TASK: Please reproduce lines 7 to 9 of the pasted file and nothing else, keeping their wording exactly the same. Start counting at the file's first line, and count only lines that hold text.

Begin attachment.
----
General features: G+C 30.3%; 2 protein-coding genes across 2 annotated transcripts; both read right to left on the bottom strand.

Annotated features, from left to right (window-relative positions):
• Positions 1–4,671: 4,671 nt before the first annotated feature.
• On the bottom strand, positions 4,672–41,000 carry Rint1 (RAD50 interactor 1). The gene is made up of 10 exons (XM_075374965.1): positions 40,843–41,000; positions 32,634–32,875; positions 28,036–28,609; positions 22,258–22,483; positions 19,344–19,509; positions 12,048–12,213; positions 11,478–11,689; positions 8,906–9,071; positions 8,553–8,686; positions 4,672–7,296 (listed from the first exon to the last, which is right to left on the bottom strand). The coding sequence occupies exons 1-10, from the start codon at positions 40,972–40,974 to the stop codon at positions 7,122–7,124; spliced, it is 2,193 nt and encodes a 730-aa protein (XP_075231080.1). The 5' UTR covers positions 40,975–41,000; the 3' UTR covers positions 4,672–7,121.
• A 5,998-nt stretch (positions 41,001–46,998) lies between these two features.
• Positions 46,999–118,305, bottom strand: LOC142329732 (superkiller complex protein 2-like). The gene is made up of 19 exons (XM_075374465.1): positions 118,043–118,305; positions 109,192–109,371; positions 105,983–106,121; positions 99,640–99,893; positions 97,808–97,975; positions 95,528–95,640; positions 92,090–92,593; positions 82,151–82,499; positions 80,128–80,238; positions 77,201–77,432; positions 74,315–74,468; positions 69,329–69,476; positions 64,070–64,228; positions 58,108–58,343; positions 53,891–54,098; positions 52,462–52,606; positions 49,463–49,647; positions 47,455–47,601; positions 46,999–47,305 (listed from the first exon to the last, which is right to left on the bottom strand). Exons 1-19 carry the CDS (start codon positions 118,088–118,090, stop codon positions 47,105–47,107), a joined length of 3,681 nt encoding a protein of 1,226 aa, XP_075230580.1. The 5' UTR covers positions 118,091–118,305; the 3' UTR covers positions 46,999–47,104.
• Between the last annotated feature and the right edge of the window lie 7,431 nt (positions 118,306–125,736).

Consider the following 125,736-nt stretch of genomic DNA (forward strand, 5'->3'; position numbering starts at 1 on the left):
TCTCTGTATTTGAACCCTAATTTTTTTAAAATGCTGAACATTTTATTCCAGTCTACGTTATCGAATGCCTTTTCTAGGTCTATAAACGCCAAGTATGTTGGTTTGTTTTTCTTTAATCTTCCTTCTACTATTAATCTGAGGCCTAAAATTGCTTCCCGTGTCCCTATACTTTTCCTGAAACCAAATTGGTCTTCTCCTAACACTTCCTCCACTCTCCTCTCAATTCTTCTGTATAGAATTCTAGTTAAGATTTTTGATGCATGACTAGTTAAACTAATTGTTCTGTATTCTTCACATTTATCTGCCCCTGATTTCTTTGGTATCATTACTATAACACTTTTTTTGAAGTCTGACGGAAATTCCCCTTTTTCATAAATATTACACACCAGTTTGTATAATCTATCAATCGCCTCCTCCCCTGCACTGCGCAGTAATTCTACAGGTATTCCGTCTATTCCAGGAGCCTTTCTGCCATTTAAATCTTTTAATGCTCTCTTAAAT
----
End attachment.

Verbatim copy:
• Between the last annotated feature and the right edge of the window lie 7,431 nt (positions 118,306–125,736).

Consider the following 125,736-nt stretch of genomic DNA (forward strand, 5'->3'; position numbering starts at 1 on the left):
TCTCTGTATTTGAACCCTAATTTTTTTAAAATGCTGAACATTTTATTCCAGTCTACGTTATCGAATGCCTTTTCTAGGTCTATAAACGCCAAGTATGTTGGTTTGTTTTTCTTTAATCTTCCTTCTACTATTAATCTGAGGCCTAAAATTGCTTCCCGTGTCCCTATACTTTTCCTGAAACCAAATTGGTCTTCTCCTAACACTTCCTCCACTCTCCTCTCAATTCTTCTGTATAGAATTCTAGTTAAGATTTTTGATGCATGACTAGTTAAACTAATTGTTCTGTATTCTTCACATTTATCTGCCCCTGATTTCTTTGGTATCATTACTATAACACTTTTTTTGAAGTCTGACGGAAATTCCCCTTTTTCATAAATATTACACACCAGTTTGTATAATCTATCAATCGCCTCCTCCCCTGCACTGCGCAGTAATTCTACAGGTATTCCGTCTATTCCAGGAGCCTTTCTGCCATTTAAATCTTTTAATGCTCTCTTAAAT